European hemp group seeks higher THC limits to compete with North America

A major hemp industry group in Europe wants to see higher THC limits to meet the threshold in the United States and Canada.

The European Industrial Hemp Association, based in Huerth, Germany, called on EU regulators to raise hemp’s THC limit from 0.2% to 0.3%.

The U.S. and Canada allow hemp to contain no more than 0.3% of THC.

“There is no reason for a THC limit of 0.2%,” the European Industrial Hemp Association said in a statement.

If the threshold were raised, the group says, there would “be no noticeable effect on illicit cannabis production.”

The industry association has members in 21 European nations and Russia.

Europe grew roughly 82,000 acres of hemp in 2016, the most recent year with available data, according to the European Industrial Hemp Association.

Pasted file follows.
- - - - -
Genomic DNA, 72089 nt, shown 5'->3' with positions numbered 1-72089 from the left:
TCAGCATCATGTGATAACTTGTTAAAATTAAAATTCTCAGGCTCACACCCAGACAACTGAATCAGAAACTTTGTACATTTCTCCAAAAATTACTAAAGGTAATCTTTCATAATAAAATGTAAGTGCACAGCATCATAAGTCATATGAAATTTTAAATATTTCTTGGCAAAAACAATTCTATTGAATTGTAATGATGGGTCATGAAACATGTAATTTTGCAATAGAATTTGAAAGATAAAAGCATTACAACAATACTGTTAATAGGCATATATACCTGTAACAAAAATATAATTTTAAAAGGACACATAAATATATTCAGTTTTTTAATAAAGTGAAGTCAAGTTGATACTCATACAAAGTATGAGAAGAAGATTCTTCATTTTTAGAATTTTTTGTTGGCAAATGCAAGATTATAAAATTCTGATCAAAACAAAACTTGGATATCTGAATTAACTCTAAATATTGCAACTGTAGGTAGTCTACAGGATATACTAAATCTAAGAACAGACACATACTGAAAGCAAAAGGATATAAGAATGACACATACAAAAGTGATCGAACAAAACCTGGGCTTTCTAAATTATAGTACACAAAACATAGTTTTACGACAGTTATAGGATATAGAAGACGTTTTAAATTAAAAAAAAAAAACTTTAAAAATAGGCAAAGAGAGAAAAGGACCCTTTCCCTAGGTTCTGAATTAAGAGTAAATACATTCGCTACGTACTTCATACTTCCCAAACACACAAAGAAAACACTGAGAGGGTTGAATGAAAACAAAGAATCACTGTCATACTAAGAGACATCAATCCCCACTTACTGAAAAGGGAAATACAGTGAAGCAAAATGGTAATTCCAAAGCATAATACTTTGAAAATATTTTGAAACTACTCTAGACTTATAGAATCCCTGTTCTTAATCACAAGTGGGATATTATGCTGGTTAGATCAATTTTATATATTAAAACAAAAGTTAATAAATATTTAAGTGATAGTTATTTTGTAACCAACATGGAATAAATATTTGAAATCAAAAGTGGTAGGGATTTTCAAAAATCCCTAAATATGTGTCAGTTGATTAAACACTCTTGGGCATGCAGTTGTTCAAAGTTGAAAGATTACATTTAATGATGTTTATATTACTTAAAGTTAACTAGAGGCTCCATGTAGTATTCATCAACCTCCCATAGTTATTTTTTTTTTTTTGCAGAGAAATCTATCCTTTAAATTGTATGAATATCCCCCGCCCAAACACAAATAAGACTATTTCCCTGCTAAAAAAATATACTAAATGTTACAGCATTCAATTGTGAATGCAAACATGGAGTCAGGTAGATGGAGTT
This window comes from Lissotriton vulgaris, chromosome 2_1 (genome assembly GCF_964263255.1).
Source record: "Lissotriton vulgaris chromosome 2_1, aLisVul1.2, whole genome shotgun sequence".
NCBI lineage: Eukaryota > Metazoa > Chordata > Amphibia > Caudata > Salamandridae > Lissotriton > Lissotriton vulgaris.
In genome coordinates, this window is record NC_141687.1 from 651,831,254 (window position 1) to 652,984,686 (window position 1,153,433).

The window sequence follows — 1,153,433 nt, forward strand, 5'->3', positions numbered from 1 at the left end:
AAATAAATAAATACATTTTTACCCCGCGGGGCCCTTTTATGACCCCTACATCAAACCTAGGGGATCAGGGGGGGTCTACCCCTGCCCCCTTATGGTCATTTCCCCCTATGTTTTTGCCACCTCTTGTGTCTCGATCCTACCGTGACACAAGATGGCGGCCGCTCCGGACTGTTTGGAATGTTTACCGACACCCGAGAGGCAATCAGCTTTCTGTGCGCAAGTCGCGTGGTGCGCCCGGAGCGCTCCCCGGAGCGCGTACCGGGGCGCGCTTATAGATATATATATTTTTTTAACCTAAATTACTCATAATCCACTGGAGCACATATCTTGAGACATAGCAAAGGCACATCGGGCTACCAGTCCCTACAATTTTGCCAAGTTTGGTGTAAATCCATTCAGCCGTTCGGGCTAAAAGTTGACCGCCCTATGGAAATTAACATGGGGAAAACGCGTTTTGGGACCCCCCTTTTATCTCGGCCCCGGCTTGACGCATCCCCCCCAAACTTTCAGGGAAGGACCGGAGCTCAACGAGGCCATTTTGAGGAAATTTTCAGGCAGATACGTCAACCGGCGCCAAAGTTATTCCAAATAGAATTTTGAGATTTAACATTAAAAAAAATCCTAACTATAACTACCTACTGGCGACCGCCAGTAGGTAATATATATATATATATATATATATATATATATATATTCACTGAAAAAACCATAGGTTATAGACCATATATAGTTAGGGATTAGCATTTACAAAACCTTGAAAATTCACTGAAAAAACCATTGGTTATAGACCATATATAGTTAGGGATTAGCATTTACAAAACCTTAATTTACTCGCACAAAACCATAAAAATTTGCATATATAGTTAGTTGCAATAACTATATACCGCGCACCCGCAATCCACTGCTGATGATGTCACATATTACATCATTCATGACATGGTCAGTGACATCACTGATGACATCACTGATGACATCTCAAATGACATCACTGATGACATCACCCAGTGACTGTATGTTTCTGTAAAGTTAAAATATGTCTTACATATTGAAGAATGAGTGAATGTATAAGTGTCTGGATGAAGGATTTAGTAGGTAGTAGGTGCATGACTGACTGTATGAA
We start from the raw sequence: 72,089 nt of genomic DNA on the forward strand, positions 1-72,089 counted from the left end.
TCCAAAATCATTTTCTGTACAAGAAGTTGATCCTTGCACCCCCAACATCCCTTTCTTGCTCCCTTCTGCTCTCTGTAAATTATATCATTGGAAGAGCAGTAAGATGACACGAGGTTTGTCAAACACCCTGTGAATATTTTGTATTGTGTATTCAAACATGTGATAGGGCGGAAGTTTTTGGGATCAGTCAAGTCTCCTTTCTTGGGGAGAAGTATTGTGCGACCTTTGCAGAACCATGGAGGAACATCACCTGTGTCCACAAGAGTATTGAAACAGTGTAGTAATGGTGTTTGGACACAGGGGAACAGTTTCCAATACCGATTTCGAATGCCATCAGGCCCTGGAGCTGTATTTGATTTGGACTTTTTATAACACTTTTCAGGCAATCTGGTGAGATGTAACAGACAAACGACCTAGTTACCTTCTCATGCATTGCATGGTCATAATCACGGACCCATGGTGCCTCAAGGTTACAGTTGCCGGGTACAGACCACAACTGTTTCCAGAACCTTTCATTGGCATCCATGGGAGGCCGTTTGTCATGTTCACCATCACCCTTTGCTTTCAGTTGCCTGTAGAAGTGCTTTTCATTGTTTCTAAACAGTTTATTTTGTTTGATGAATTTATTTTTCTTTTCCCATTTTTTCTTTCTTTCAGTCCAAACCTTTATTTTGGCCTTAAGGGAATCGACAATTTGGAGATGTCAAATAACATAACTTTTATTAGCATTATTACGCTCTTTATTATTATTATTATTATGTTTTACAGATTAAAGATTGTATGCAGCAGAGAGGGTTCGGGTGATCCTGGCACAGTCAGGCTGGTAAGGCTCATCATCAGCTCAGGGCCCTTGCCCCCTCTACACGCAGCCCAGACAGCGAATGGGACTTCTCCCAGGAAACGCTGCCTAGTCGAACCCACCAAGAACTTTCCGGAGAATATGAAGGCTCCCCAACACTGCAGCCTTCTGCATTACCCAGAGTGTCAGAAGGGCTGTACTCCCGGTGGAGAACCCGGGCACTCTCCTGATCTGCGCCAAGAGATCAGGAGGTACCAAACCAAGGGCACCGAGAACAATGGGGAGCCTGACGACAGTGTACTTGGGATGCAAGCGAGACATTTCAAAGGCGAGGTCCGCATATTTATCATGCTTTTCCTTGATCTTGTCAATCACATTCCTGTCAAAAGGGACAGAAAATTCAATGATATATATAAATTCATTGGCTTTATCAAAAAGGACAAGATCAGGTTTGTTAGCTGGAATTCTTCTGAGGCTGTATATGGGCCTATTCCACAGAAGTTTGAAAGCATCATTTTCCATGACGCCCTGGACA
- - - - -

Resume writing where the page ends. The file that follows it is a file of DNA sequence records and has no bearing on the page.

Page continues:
“Due to the limitation of 0.2% THC on the field, the hemp food industry in Europe has a significant competitive disadvantage to producers in North America and Asia,” the association argued.

“With increasing hemp food markets, this problem will become even bigger in subsequent years.”

The EU works under the Common Agriculture Policy, which has codified agriculture policy and subsidies across the continent since 1962.

European hemp markets have boomed in recent years, led by CBD products and smokable hemp, which is popular in Switzerland and parts of France.

Great Britain, which is leaving the EU, caps hemp at 0% THC.